Teachers’ Pension Plan Rules in British Columbia


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BC’s Teachers’ Pension Plan is one of the largest public sector pension plans in British Columbia. Learn how your plan is organized and managed.

Organizational structure of the plan

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Learn how BC’s Teachers’ Pension Plan is structured and organized.

The Teachers’ Pension Plan provides secure retirement income for more than 100,000 plan members, including teachers, vice-principals, principals and superintendents from school boards across the province. There are:

  • About 48,500 active members (working and contributing to the plan)
  • About 39,100 retired members (receiving a pension)
  • About 12,800 inactive members (no longer working for a plan employer but have left their contributions with the plan and may be eligible for a pension)
  • The above numbers include limited members.

As of December 31, 2019, the plan had investment assets of more than $31 billion, making it the tenth-largest pension plan in Canada.

The Teachers’ Pension Board of Trustees (board) is responsible for plan governance. The board is made up of five trustees appointed by the plan member partner (BC Teachers’ Federation) and five trustees appointed by the plan employer partner (the provincial government).

Plan rules

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Read the plan rules that govern all aspects of BC’s Teachers’ Pension Plan – from enrolment eligibility to pension calculations.

Board trustees

Meet the Teachers’ Pension Board of Trustees.

BC’s Teachers’ Pension Plan is jointly managed by trustees appointed by the employer partner (the provincial government) and the member partner (BC Teachers’ Federation). The trustees themselves appoint a board chair and vice-chair.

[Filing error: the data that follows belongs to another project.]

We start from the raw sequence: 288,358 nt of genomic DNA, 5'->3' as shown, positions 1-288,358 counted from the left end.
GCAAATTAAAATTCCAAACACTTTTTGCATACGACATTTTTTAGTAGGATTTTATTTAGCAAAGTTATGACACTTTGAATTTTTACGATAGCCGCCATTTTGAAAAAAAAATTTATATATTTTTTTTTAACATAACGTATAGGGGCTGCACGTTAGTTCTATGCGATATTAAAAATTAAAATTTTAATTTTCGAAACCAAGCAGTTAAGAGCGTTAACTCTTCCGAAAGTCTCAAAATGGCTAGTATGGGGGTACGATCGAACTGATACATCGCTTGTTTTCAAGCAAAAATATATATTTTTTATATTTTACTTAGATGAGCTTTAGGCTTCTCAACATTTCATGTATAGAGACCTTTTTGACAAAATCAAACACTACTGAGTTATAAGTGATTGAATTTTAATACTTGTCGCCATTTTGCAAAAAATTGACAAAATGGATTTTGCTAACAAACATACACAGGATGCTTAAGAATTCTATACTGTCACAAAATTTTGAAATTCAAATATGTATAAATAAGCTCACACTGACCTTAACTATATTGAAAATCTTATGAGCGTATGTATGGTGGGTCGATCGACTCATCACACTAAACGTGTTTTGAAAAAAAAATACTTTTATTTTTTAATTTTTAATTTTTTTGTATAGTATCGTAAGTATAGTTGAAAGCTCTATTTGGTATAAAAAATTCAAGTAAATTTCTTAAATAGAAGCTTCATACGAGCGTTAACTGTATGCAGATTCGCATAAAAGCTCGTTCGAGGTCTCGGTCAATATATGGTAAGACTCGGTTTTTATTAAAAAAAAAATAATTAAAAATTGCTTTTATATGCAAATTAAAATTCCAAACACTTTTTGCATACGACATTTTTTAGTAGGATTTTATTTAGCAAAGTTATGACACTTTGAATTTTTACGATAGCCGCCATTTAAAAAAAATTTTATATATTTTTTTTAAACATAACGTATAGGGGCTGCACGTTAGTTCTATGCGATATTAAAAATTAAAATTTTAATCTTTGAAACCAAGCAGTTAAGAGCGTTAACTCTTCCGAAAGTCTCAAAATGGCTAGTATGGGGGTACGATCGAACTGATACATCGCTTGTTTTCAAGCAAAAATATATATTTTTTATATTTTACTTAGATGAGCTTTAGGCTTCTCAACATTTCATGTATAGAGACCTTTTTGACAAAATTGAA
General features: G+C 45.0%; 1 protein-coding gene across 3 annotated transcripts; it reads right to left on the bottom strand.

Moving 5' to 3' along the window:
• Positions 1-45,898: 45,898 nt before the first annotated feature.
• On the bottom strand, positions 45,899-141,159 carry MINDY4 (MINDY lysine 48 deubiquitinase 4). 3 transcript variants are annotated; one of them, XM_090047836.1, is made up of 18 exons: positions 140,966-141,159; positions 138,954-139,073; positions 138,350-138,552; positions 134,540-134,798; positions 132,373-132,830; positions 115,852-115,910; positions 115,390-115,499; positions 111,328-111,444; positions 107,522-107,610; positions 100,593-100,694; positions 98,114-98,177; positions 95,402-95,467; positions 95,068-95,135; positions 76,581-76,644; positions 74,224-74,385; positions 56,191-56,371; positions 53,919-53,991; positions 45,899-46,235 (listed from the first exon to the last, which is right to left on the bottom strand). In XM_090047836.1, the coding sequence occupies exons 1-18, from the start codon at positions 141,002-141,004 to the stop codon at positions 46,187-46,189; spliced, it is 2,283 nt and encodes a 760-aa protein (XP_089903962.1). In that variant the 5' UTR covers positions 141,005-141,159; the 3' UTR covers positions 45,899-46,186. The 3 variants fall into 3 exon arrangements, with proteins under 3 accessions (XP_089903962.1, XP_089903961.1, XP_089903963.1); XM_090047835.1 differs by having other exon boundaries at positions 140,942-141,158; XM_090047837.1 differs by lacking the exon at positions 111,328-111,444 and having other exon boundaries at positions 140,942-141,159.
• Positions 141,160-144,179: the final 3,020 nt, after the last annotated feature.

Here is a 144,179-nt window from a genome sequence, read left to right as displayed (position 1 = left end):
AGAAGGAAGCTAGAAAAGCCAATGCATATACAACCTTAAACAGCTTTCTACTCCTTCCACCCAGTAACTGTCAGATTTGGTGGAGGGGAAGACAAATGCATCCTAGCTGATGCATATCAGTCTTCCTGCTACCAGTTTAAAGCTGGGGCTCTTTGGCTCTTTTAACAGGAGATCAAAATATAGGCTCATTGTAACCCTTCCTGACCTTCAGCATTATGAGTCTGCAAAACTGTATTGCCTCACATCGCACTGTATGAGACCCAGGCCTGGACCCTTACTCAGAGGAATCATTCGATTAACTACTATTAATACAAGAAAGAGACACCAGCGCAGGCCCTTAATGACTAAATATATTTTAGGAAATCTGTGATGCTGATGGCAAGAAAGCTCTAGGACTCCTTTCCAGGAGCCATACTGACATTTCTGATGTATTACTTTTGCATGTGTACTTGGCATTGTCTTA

The Teachers’ Pension Board of Trustees aims to meet the pension promise to provide retirement income to plan members.

The board also appoints directors to the boards of British Columbia Pension Corporation (which provides benefit administration services) and British Columbia Investment Management Corporation (which provides investment management services).

Board committees

The Teachers’ Pension Board of Trustees has several committees that make recommendations to the board on issues affecting BC’s Teachers’ Pension Plan.

Many policies guide the work of the Teachers’ Pension Board of Trustees. You’ll find links to our policy documents below. We’ve also included links to the mandate documents of our board committees.

Benefits and Communications Committee Mandate

This document describes the role and authority of the benefits and communications committee.

Code of Conduct and Conflict of Interest Policy

This policy describes the duties and obligations of the board as prescribed by the Joint Trust Agreement, Teachers’ Pension Plan Rules and legislation. The Code of Conduct and Conflict of Interest Policy outlines trustees’ primary fiduciary duties, as well as the principles of conflict of interest and confidentiality trustees must follow.

Communications Policy

This policy outlines how stakeholders will be informed about issues that affect BC’s Teachers’ Pension Plan. It describes the role of the plan’s trustees and chair when communicating with stakeholders, includes social media guidelines and outlines the criteria that must be met before a third party is allowed to distribute information to the plan’s members.

Governance Committee Mandate

This document describes the mandate of the governance committee, including composition, frequency of meetings and responsibilities.

Board policies

Read the policies and processes that guide the work of the Teachers’ Pension Board of Trustees.

Board meeting highlights

Read board meeting highlights from the Teachers’ Pension Board of Trustees.

Joint trust agreement

Read the Teachers’ Pension Plan Joint Trust Agreement.

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